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What if there were 1 trillion more trees? - Jean-François Bastin


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Today humanity produces more than 1,400 tons of carbon every minute. To combat climate change, we need to reduce fossil fuel emissions, and draw down excess CO2 to restore the balance of greenhouse gases. Like all plants, trees consume atmospheric carbon through photosynthesis. So what can trees do to help in this fight? Jean-François Bastin digs into the efforts to restore depleted ecosystems.

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To stop/stabilize climate change, we need to cut emissions and capture extra amount of carbon from the atmosphere. Restoring trees appears here as a potential natural solution to help capturing an extra amount of atmospheric carbon. Indeed, when growing, trees transform a share of the atmospheric carbon they absorb from the air into wood tissues. But how much can be absorbed with this strategy exactly? And how many trees could the planet actually support respecting the natural balance of each ecosystem?

Trees are capturing atmospheric carbon when growing through a chemical reaction called photosynthesis. With water and energy from light, they are able to convert a significant share of the atmospheric carbon they absorb into wood tissues while releasing oxygen. These principles are known for long.

Trees are present around the world in many different systems, in cities, in agriculture, in savannas and of course, in forests. Trees are therefore not the exclusivity of forest systems and restoring them might participate in the restoration and conservation of all ecosystems.

In each ecosystem though, since the history of time, trees are harvested by humans. First, they were harvest to get space for agriculture and as source of energy for livelihood. This led Europe to be entirely deforested by the mid 19th century.

Source to read: A History of World Agriculture: From the Neolithic Age to the Current Crisis. Marcel Mazoyer, Laurence Roudart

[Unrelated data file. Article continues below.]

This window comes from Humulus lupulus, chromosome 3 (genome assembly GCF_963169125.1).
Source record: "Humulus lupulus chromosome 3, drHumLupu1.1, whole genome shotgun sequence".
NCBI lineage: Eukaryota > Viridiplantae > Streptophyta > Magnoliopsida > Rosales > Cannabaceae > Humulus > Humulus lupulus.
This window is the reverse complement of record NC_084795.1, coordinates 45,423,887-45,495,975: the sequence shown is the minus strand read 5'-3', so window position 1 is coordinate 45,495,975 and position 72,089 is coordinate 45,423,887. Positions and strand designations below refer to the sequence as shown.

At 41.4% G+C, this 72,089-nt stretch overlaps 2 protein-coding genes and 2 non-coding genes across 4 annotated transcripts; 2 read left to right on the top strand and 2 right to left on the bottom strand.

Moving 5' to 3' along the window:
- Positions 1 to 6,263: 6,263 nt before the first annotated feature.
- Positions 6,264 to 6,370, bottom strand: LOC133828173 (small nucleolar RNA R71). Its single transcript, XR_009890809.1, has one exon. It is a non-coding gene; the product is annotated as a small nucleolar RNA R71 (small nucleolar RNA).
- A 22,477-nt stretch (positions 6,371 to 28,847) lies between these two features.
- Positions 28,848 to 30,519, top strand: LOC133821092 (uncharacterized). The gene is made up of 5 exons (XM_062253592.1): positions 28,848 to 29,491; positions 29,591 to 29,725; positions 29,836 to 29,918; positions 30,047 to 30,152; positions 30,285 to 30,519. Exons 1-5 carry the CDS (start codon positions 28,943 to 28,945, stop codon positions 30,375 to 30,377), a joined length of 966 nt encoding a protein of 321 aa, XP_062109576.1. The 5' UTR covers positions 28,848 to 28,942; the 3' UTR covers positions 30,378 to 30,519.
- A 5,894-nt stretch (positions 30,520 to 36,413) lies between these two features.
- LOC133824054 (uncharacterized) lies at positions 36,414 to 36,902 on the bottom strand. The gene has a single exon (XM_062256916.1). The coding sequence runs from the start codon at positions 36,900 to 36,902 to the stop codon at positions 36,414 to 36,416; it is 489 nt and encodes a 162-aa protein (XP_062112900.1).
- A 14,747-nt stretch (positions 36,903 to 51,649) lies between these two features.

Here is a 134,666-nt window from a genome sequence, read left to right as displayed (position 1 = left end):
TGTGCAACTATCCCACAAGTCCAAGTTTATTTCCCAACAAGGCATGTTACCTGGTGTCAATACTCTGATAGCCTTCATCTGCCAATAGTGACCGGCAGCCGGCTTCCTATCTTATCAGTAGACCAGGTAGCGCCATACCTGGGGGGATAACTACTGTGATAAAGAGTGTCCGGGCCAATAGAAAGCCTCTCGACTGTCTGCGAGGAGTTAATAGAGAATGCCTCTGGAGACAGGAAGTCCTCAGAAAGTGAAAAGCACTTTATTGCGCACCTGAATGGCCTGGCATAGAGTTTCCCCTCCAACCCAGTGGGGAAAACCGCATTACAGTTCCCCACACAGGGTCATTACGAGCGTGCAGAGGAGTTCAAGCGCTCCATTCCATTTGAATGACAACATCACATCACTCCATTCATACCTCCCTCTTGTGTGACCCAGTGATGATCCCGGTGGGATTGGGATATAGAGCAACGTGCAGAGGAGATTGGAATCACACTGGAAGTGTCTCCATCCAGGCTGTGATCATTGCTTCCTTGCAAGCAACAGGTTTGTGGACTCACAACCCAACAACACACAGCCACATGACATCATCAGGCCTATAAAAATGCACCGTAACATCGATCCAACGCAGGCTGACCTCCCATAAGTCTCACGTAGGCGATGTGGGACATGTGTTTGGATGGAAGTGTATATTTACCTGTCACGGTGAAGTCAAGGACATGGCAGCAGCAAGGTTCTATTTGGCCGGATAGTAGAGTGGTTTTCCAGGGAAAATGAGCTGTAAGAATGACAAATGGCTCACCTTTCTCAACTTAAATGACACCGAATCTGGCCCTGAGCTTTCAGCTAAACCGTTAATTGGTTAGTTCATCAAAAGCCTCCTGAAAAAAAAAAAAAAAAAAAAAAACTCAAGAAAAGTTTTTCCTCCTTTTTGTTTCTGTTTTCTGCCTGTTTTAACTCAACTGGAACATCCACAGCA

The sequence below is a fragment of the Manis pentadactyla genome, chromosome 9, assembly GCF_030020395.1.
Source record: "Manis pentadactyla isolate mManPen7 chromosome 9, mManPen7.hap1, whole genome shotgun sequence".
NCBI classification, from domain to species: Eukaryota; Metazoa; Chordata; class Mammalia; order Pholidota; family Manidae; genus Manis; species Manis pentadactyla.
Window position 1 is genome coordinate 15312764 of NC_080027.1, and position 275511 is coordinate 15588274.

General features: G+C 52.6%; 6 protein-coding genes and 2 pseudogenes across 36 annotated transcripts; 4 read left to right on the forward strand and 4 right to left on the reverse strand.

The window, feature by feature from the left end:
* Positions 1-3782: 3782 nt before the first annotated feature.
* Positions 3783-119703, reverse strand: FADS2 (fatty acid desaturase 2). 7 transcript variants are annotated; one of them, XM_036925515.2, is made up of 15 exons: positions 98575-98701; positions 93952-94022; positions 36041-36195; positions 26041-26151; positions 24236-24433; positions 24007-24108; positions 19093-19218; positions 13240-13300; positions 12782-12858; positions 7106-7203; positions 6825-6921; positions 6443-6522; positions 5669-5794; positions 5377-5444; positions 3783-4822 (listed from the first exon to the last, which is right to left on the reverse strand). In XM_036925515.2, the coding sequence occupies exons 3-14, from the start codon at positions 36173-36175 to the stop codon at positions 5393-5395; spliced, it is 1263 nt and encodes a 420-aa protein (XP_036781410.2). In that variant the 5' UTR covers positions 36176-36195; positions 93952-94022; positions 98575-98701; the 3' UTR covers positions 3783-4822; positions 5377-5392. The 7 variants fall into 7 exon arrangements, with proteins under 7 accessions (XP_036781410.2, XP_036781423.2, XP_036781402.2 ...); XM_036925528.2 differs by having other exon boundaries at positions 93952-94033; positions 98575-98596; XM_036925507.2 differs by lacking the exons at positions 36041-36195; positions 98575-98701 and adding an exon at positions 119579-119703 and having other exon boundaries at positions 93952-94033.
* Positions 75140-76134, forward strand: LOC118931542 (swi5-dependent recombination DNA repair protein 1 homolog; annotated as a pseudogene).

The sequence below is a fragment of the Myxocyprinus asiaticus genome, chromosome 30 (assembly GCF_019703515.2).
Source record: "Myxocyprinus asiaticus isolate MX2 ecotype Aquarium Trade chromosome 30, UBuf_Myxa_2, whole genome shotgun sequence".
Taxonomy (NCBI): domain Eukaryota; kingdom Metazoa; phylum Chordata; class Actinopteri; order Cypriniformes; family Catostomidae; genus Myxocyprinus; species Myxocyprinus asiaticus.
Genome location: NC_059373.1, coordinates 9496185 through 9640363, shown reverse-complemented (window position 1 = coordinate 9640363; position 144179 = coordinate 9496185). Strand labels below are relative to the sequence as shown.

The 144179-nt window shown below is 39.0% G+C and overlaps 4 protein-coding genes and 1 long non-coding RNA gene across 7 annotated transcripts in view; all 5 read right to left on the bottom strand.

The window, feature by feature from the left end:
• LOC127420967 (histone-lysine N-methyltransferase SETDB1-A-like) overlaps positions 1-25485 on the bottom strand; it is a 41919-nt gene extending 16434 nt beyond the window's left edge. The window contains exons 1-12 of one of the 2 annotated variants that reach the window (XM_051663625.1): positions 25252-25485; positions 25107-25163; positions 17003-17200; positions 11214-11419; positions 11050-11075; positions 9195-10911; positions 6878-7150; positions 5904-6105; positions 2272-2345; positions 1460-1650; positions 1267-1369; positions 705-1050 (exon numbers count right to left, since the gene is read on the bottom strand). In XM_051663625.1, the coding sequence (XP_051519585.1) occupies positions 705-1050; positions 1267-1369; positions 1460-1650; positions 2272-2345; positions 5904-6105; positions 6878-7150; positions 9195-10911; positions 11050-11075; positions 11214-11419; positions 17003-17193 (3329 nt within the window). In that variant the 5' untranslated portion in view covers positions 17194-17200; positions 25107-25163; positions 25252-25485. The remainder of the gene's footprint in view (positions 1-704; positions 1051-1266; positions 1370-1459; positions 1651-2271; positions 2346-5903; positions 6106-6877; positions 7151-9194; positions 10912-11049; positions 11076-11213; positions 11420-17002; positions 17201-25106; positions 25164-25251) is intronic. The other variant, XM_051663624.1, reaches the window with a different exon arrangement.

Today, we continue to deforest, but, in other regions and for other purposes. Today’s deforestation hotspots are found in the tropics. The main regions of deforestation are Amazonia, South East Asia and tropical Africa. In Amazonia, deforestation is driven by soy plantation and need of space for pasture, in South Asia it is driven by the conversion of forest into palm plantations and in Central Africa it is mainly driven by small scale shifting cultivation and illegal logging activities.

Despite the important deforestation in the tropics, the total cover of forest has recently increased. Indeed, according to the last FAO Forest Assessment Report we slightly gained, in the last 5 years, some forest cover at a global scale. This confirms scientific reports on the topics. However, the deforestation in the tropics is still happening at an alarming rate.

To protect biodiversity and stop emissions associated with deforestation and forest degradation, we need to protect existing ecosystems and restore depleted ecosystems. To guide actions in that sense, we tried to estimate how many more trees the planet could carry, respecting the natural state of each ecosystem on Earth, and where they could be restored. Assessing the potential tree carrying capacity of the planet might play a key role in the development of key environmental strategies.

Finally, restoring ecosystems is not a simple solution or a silver bullet vs. climate change. We need to cut emissions and to capture atmospheric carbon to stabilize our climate. Restoring ecosystems can help a lot in the capture of atmospheric carbon, but it should be done through a holistic approach.

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Meet The Creators

  • Educator Jean-François Bastin
  • Director Lobster Studio
  • Narrator Addison Anderson
  • Storyboard Artist Diana Stoyanova
  • Animator Teodor Hristov, Nikolay Ivanov
  • Compositor Fabrizio Martini
  • Art Director Fausto Montanari
  • Sound Designer Fabrizio Martini
  • Music Fabrizio Martini
  • Director of Production Gerta Xhelo
  • Editorial Director Alex Rosenthal
  • Producer Bethany Cutmore-Scott
  • Editorial Producer Dan Kwartler
  • Script Editor Alex Gendler
  • Fact-Checker Eden Girma

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